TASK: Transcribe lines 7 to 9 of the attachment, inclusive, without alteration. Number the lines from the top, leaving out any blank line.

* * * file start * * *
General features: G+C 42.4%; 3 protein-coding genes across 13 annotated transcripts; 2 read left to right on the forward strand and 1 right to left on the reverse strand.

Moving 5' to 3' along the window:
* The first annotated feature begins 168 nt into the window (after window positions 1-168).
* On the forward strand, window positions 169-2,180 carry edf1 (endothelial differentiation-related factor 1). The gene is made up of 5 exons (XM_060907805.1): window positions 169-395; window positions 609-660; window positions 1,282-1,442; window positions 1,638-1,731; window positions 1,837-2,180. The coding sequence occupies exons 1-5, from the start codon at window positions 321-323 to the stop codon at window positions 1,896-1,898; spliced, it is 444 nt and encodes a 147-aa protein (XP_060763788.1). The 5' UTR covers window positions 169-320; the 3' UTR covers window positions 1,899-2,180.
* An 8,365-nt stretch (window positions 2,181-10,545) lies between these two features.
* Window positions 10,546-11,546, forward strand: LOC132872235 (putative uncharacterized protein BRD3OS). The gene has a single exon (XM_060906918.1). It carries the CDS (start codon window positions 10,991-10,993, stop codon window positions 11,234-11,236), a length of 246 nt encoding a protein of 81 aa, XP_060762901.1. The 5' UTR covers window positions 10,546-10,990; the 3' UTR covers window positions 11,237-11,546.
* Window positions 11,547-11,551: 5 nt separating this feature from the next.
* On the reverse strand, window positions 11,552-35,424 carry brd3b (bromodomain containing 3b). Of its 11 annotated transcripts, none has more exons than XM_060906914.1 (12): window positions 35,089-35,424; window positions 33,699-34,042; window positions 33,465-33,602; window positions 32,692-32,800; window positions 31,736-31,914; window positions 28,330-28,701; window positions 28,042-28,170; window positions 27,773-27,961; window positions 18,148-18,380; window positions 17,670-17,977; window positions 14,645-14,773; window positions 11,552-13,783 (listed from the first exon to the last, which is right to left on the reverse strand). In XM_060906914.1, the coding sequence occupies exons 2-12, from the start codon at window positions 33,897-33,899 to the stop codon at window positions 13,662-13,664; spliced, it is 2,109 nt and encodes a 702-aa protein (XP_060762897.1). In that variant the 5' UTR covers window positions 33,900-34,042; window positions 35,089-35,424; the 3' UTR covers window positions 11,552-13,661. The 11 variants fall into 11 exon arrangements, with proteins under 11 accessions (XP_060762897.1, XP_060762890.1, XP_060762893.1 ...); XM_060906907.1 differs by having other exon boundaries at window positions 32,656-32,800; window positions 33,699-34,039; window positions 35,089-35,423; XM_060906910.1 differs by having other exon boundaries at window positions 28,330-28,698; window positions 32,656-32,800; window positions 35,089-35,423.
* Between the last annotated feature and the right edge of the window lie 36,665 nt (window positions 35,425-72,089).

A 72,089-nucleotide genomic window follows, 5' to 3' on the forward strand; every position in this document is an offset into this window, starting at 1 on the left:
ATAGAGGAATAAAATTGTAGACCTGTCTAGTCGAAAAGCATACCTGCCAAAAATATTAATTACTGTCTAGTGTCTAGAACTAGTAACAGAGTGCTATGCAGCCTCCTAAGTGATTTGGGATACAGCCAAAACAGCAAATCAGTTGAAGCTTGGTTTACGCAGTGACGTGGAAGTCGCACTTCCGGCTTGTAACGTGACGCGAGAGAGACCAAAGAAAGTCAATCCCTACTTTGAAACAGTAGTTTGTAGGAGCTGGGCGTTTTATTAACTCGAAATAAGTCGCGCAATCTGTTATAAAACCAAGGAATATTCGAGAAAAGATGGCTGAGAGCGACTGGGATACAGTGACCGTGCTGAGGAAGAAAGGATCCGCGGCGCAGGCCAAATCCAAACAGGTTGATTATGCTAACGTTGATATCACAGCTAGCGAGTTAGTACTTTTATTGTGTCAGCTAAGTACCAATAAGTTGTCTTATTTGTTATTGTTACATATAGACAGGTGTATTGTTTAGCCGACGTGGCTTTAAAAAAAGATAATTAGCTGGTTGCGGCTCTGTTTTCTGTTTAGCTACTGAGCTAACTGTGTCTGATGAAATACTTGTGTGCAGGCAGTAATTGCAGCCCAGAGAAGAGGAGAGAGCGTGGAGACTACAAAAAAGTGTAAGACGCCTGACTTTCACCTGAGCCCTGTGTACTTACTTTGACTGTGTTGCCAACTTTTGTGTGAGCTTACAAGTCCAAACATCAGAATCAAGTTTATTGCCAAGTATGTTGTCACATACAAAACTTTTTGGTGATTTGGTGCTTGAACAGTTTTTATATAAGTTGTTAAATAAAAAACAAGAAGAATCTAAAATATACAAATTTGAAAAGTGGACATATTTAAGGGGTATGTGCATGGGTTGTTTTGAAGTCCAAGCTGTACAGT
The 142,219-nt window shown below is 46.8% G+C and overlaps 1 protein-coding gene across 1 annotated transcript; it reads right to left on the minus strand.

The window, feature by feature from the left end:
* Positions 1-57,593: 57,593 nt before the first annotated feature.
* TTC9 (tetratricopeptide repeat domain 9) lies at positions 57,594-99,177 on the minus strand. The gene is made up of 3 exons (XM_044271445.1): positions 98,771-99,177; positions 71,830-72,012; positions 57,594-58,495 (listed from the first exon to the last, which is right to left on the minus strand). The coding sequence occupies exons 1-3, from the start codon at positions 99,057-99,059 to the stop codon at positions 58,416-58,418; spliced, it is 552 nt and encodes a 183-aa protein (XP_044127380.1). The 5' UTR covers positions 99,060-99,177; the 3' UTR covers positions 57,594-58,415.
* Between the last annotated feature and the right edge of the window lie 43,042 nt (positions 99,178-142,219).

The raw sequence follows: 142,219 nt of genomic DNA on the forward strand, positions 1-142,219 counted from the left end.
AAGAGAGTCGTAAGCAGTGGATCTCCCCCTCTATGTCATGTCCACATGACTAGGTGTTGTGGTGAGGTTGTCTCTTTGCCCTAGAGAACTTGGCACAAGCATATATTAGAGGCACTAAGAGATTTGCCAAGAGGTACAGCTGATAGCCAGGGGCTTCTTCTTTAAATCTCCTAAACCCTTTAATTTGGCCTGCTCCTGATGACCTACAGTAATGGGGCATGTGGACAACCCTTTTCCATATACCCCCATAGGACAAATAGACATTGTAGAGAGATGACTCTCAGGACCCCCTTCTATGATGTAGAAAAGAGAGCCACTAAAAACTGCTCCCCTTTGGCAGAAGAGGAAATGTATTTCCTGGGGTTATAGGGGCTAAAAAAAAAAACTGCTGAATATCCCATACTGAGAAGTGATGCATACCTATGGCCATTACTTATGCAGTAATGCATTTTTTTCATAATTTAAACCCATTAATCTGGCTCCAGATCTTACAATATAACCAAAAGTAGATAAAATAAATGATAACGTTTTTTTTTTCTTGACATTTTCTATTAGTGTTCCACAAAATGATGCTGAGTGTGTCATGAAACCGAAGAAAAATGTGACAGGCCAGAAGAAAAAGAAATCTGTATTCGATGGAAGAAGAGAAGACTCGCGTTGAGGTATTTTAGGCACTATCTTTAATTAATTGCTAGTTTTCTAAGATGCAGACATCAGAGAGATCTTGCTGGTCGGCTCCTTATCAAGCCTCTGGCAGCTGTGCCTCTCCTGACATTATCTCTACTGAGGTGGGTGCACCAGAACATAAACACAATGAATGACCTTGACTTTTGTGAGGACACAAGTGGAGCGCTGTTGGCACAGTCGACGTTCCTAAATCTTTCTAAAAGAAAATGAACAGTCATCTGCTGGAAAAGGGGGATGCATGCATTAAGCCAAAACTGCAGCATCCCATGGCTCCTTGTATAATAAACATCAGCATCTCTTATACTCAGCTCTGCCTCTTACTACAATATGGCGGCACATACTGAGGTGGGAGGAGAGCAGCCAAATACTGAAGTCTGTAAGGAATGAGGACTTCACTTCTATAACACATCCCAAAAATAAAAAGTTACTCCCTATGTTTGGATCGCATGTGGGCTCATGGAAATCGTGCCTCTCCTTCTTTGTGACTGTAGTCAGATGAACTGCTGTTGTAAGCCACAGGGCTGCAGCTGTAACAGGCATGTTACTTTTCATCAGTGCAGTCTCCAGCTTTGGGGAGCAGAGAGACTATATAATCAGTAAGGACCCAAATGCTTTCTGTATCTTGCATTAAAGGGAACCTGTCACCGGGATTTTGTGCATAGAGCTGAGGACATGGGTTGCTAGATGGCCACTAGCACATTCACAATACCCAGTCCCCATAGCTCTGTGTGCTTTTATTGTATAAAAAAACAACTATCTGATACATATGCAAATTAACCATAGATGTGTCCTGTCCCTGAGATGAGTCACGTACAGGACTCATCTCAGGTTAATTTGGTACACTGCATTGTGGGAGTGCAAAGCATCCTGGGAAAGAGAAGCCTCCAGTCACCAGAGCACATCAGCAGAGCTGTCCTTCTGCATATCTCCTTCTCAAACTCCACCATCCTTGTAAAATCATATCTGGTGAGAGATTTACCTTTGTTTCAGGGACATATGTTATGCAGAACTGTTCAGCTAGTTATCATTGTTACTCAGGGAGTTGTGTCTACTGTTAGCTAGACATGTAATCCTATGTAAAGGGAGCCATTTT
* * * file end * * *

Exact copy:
* Window positions 11,547-11,551: 5 nt separating this feature from the next.
* On the reverse strand, window positions 11,552-35,424 carry brd3b (bromodomain containing 3b). Of its 11 annotated transcripts, none has more exons than XM_060906914.1 (12): window positions 35,089-35,424; window positions 33,699-34,042; window positions 33,465-33,602; window positions 32,692-32,800; window positions 31,736-31,914; window positions 28,330-28,701; window positions 28,042-28,170; window positions 27,773-27,961; window positions 18,148-18,380; window positions 17,670-17,977; window positions 14,645-14,773; window positions 11,552-13,783 (listed from the first exon to the last, which is right to left on the reverse strand). In XM_060906914.1, the coding sequence occupies exons 2-12, from the start codon at window positions 33,897-33,899 to the stop codon at window positions 13,662-13,664; spliced, it is 2,109 nt and encodes a 702-aa protein (XP_060762897.1). In that variant the 5' UTR covers window positions 33,900-34,042; window positions 35,089-35,424; the 3' UTR covers window positions 11,552-13,661. The 11 variants fall into 11 exon arrangements, with proteins under 11 accessions (XP_060762897.1, XP_060762890.1, XP_060762893.1 ...); XM_060906907.1 differs by having other exon boundaries at window positions 32,656-32,800; window positions 33,699-34,039; window positions 35,089-35,423; XM_060906910.1 differs by having other exon boundaries at window positions 28,330-28,698; window positions 32,656-32,800; window positions 35,089-35,423.
* Between the last annotated feature and the right edge of the window lie 36,665 nt (window positions 35,425-72,089).